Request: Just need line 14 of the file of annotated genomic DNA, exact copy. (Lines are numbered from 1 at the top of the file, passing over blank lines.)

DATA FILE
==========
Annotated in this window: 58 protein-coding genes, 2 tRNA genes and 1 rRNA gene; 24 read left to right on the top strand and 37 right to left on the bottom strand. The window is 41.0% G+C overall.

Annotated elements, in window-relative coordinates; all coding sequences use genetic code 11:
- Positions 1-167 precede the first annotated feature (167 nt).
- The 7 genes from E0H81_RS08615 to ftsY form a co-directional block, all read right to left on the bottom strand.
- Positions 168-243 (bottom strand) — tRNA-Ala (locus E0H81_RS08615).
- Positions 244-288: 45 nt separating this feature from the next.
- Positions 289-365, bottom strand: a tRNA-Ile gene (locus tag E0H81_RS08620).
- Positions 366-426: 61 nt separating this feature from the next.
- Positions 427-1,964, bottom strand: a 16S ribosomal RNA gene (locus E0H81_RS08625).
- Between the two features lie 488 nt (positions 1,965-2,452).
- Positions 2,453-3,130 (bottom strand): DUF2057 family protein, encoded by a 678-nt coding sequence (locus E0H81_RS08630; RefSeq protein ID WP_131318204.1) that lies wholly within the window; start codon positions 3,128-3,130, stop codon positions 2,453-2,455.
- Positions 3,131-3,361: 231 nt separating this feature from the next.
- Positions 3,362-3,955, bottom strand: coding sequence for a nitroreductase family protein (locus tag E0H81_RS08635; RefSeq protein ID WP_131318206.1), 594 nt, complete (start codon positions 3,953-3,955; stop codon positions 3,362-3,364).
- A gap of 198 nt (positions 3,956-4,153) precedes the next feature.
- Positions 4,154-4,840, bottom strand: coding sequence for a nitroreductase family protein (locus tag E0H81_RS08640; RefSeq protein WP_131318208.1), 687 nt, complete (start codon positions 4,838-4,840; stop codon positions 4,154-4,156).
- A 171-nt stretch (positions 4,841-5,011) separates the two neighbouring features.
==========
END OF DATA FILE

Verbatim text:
- A gap of 198 nt (positions 3,956-4,153) precedes the next feature.